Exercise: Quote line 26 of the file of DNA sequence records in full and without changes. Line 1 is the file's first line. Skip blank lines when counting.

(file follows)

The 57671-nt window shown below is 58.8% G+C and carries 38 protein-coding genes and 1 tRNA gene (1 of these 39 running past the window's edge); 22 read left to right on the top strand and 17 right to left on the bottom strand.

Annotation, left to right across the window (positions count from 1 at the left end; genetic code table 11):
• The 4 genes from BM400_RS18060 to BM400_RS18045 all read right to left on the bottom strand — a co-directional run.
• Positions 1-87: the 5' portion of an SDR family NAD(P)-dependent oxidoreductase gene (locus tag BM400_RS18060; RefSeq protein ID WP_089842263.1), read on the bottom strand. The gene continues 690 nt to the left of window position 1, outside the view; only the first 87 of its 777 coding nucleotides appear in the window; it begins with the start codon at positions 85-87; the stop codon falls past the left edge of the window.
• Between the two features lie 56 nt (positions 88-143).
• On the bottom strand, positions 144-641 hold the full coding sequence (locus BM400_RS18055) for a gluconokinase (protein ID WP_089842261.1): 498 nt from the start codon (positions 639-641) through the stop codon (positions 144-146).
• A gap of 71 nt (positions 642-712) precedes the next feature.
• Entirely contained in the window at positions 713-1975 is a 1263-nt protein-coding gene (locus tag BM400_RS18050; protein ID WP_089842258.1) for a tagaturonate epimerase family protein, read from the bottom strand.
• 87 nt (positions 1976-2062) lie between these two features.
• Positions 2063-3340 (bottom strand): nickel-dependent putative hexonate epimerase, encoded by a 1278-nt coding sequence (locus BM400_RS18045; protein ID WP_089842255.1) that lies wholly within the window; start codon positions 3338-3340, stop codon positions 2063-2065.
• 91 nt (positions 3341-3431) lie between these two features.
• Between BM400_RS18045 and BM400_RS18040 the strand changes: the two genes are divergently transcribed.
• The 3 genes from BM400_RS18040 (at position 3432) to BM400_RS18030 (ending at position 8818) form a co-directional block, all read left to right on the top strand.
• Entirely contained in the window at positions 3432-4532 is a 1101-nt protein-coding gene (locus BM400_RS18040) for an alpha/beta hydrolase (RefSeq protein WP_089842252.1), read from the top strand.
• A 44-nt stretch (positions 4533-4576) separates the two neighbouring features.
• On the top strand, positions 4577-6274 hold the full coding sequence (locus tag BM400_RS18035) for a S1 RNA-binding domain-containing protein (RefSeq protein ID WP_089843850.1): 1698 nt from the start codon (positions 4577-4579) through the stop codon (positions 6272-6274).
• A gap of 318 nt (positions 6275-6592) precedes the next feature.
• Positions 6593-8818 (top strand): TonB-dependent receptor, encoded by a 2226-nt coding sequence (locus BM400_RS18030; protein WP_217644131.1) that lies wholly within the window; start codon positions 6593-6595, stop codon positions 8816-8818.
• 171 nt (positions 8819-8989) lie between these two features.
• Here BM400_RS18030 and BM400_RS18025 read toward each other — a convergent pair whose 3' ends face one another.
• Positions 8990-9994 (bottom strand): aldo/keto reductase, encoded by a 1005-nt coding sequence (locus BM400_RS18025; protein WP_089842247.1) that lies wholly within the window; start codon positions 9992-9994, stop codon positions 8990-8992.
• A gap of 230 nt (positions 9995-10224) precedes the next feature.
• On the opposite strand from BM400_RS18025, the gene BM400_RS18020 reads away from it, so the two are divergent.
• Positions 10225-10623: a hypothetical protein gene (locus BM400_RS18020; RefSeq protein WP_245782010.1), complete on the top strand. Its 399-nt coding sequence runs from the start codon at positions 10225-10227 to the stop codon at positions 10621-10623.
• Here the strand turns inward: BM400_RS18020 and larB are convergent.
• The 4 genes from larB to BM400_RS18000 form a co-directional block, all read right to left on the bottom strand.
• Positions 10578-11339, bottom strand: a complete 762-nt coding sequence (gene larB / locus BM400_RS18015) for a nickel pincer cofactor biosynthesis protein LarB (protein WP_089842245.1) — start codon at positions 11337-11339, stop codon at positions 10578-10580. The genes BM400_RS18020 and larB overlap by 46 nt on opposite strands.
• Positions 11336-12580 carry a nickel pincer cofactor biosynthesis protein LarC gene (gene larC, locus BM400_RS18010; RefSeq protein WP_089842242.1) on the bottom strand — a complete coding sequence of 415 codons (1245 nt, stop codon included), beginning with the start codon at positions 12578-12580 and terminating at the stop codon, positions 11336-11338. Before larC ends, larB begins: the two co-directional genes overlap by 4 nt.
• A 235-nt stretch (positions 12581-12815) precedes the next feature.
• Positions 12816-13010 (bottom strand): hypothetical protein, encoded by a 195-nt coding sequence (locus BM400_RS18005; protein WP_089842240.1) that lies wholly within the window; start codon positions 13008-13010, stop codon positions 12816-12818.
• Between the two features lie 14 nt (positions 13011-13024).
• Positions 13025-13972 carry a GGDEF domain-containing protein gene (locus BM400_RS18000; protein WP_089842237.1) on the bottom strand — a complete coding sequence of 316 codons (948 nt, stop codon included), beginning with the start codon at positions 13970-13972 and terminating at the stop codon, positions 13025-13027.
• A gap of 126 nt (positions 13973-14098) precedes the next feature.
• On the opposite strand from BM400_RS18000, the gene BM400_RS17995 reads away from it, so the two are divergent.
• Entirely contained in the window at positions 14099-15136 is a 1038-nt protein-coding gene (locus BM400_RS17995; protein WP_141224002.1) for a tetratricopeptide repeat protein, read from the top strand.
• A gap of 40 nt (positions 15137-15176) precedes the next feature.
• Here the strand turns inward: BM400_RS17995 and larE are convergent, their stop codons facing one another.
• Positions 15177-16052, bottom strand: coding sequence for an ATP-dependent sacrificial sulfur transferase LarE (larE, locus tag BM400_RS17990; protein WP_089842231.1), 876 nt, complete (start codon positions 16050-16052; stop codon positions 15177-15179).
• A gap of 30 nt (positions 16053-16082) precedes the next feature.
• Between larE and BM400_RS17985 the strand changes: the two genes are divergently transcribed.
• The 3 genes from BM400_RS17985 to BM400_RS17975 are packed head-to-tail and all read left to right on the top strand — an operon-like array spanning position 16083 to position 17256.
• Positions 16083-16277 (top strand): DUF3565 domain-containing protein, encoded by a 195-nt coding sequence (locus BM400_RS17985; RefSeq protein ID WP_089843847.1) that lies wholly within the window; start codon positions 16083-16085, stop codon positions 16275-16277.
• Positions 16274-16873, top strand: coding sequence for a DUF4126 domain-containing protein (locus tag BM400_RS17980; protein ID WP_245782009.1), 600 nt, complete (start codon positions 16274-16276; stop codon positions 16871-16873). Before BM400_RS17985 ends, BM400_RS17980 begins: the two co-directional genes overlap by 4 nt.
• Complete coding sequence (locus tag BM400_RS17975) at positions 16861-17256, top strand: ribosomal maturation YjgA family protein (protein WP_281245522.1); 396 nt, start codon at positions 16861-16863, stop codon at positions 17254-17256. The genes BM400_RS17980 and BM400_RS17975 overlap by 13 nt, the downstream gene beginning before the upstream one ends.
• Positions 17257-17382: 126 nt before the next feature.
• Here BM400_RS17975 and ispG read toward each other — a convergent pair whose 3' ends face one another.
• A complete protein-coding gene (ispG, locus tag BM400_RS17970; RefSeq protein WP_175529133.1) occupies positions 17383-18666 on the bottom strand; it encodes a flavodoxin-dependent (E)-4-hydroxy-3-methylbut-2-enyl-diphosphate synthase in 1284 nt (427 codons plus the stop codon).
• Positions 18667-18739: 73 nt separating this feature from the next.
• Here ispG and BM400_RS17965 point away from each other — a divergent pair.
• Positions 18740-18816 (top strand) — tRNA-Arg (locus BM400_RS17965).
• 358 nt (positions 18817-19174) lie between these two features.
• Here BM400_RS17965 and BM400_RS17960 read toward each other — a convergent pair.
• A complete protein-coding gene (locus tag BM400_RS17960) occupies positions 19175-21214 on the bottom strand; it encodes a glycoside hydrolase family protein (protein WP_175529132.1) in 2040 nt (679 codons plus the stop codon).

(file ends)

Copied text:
• The 4 genes from larB to BM400_RS18000 form a co-directional block, all read right to left on the bottom strand.